Joan Claybrook had also been pressing NHTSA to seek outside help. Claybrook, who was NHTSA’s leader during the Carter administration, often works closely with Ditlow, and they both met with LaHood and NHTSA’s current administrator, David Strickland, as the investigation was gearing up. "We urged that they go outside of the agency" in choosing investigators, she says, "because the agency didn’t have a lot of expertise in this area."
Claybrook, a frequent NHTSA critic, was pleased when the agency chose NASA to investigate. "They were totally independent, and they have a lot of skill," she says. "Unfortunately, they don’t have a lot of experience with automobiles."
The worst thing that came out of the whole investigation, Claybrook and many others say, was the widely repeated sound bite from Transportation’s LaHood: "The jury is back. The verdict is in. There is no electronic-based cause for unintended high-speed acceleration in Toyotas. Period." That was not what NASA’s investigation concluded, Claybrook says. It was another one of those bad translations.
Some NASA insiders who were close to the investigation were equally dismayed by LaHood’s pronouncement. One NASA scientist who requests anonymity because he isn’t authorized to speak to the press puts it this way: " ‘We didn’t find anything’ and ‘there isn’t anything to find’ are not the same." In the relatively short time they had to investigate, he says, the NASA team didn’t see anything conclusive—that’s what the results said. The scientist continues: "I’m not clear on why the devil we got the job in the first place."
Perhaps the most frustrating aspect of the task, from what this man could tell, was working with people from the Transportation Department (including at least one from NHTSA). His colleagues complained to him: "Every time we find something, we’re told it’s not what we’re looking for." It had to be unintended acceleration, not erratic acceleration. And it had to involve brake failure. If they ran across data that involved UA but no brake failure, they were told to ignore it. This struck him as a strange kind of "independent" investigation.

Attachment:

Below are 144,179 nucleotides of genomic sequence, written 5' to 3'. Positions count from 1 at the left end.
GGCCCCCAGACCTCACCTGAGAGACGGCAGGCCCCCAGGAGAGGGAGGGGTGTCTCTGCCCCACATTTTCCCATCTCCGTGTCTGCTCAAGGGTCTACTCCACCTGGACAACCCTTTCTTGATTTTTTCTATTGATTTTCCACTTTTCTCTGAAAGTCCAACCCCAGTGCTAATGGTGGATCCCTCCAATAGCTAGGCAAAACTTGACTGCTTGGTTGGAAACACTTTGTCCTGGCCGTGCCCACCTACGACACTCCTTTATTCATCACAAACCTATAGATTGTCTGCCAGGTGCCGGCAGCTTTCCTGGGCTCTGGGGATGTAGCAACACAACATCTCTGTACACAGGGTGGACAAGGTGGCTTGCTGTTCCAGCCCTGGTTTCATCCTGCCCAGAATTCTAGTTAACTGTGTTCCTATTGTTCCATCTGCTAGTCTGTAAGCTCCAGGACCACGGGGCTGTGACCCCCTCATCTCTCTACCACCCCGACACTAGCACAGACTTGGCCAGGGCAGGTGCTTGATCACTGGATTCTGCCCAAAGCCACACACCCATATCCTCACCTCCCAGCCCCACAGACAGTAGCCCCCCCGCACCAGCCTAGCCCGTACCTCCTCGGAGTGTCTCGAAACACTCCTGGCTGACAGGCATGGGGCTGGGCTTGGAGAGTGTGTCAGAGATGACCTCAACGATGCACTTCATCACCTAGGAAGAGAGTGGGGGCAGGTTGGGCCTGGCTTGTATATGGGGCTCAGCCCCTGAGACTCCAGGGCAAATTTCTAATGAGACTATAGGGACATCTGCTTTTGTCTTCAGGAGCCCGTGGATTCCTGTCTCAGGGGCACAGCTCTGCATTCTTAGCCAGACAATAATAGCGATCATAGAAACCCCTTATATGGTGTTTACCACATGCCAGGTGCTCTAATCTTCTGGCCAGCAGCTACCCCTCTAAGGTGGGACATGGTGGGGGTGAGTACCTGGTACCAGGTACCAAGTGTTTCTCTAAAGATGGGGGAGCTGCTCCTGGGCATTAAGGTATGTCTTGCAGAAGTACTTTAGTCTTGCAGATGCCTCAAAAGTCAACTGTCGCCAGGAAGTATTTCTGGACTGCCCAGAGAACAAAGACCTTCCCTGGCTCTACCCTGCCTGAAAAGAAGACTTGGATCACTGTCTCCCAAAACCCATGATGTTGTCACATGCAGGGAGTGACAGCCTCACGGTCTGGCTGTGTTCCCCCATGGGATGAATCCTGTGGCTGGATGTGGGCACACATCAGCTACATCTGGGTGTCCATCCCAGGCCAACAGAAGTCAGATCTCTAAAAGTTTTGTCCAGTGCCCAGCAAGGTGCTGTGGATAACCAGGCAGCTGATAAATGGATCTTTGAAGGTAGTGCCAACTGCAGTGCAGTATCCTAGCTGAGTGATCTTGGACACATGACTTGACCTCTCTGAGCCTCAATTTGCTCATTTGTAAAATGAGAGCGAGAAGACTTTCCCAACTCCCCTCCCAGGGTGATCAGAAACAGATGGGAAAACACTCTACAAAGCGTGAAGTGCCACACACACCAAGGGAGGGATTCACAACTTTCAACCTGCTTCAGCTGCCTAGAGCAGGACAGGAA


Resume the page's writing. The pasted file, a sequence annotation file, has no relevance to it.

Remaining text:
What else would you not know from NASA’s report? They were expected to explain why certain cars had failed, but they were given no access to those that actually had, he says. The failure analysis team was given little more than a month to work on one accelerator pedal from one car that "misbehaved"—the only such part they ever saw—and it wasn’t even from a runaway. Some of the scientists on this team wouldn’t sign NASA’s final report. And other individuals balked, too, he adds. (A NASA spokesman referred requests for comment to the Transportation Department, which did not respond to detailed questions about the investigation—nor did NHTSA or LaHood.)
Like the NASA scientist, translator Betsy Benjaminson came to her work without preconceptions. Born in Cleveland and now living in Sderot, Israel, Benjaminson is a freelancer who works for translating agencies based in the United States. She’s translated all kinds of documents, including many for companies with legal cases. But the SUA litigation was different, she says.
The biggest difference: The story isn’t over. "I felt that I am not just translating past events, but that I actually saw that these things continue to happen," she says. "And lives of real people were potentially still at risk."
The feelings that led her to share the documents had nothing to do with a grudge against Toyota. As someone who had lived in Japan for four years and had long admired Japanese culture, she was favorably inclined toward the company. She also had fond memories of her first car, a "cute red Toyota Corolla." And during her earlier work for Toyota, she had enjoyed a bond with the U.S. project management team. "We were a tight-knit team that related to one another as friends," she says. But eventually she had to set that aside.
The change came slowly. She began working on Toyota litigation in 2010. Before then, she’d been "oblivious" to the events in the U.S., she says. Slowly she began to notice "odd things" in documents she saw in connection with her role as translator. Revised press releases sometimes obscured important details, she says. Emails among engineers "revealed facts that directly contradicted" Toyota’s public statements.
Then it got worse. She read reports about runaway cars, including survivors’ accounts of crashes that killed their companions. She was deeply affected. A "tipping point" came when she read a document the company had prepared based on complaints filed with NHTSA. "A summary of the injuries and deaths was attached," she recalls, "and it was cynically titled ‘Souvenirs from NHTSA.’" For her, that was it.
After all of Toyota’s strategizing, it could not have anticipated how those words would sound to a translator—or what she would do. It was one more thing lost in translation.